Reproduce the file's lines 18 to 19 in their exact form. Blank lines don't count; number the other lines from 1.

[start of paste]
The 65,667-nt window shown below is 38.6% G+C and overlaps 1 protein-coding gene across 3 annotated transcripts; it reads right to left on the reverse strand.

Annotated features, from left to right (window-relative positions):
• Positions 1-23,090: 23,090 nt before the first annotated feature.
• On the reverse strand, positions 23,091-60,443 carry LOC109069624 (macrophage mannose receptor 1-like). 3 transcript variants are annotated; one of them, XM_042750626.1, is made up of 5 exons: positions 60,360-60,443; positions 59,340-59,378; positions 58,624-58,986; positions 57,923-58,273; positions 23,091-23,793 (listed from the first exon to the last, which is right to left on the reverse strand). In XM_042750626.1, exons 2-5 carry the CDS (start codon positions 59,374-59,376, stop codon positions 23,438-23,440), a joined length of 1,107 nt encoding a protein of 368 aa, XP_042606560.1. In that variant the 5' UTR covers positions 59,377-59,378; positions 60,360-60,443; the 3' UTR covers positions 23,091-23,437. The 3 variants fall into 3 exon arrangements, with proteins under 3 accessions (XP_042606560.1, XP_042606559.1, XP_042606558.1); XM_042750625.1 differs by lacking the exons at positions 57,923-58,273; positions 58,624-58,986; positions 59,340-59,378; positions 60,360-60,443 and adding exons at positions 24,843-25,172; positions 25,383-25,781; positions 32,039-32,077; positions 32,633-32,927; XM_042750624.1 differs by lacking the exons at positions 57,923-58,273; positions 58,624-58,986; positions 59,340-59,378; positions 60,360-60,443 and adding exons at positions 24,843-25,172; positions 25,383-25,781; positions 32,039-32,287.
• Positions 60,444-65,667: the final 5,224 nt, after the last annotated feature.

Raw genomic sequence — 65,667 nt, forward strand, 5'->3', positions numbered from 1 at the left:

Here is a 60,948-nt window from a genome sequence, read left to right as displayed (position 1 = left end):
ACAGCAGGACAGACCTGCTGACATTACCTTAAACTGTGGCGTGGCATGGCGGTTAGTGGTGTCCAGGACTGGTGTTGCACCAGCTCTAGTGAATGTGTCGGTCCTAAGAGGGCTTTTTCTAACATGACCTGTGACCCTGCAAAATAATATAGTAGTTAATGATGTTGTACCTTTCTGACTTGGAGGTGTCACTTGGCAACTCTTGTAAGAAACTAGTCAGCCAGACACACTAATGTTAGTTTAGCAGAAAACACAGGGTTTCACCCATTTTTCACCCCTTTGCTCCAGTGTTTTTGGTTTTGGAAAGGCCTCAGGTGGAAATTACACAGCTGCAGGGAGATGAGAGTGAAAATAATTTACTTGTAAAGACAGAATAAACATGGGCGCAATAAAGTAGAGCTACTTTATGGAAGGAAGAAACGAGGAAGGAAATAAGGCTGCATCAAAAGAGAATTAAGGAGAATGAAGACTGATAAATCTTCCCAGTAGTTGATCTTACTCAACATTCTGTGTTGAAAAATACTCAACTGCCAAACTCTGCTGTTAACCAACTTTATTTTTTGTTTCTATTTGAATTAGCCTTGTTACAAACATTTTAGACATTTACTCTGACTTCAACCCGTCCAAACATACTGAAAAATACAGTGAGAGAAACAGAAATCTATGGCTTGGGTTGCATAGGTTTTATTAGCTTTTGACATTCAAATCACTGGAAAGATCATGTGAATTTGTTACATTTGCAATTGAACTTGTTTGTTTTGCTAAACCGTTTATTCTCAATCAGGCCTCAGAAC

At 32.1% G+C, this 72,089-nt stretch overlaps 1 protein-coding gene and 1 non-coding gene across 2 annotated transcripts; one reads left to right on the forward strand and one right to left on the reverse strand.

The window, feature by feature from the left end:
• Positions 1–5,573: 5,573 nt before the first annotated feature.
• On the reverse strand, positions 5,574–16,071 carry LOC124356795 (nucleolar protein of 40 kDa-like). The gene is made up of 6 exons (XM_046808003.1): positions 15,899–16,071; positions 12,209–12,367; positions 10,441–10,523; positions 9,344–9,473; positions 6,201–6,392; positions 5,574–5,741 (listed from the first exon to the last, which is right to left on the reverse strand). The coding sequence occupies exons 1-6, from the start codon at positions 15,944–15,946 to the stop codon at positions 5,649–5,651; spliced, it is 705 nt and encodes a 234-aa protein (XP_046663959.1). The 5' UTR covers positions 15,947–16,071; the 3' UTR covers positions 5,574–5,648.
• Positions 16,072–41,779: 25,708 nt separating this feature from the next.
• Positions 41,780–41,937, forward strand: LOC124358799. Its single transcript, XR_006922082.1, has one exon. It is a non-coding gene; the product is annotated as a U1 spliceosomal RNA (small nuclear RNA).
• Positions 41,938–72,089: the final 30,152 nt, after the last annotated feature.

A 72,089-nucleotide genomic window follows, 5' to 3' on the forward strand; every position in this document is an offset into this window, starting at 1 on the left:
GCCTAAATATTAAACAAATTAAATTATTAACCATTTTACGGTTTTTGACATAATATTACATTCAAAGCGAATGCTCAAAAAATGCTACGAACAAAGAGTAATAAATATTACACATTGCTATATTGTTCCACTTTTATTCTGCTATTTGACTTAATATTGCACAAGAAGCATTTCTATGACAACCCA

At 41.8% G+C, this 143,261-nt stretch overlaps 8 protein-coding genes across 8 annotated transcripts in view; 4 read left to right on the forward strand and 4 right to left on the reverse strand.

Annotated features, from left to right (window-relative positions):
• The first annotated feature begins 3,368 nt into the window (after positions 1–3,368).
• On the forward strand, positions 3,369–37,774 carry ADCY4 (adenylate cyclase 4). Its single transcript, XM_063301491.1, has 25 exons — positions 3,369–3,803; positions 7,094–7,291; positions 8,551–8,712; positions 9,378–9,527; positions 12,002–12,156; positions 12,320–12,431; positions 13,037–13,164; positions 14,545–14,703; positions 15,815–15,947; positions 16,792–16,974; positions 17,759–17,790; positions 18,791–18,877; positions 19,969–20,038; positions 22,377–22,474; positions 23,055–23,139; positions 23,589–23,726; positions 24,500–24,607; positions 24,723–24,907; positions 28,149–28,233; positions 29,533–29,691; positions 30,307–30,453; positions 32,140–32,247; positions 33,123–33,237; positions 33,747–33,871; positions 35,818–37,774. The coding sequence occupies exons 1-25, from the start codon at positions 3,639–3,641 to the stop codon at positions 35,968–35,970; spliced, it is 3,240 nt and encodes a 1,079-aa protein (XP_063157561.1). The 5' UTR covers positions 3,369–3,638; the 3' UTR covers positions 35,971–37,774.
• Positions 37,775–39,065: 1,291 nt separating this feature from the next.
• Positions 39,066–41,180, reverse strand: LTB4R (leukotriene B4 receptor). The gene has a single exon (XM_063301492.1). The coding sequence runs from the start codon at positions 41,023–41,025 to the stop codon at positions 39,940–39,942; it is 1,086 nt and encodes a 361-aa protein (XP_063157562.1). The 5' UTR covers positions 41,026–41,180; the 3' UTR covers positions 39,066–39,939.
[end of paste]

At 41.8% G+C, this 143,261-nt stretch overlaps 8 protein-coding genes across 8 annotated transcripts in view; 4 read left to right on the forward strand and 4 right to left on the reverse strand.

Annotated features, from left to right (window-relative positions):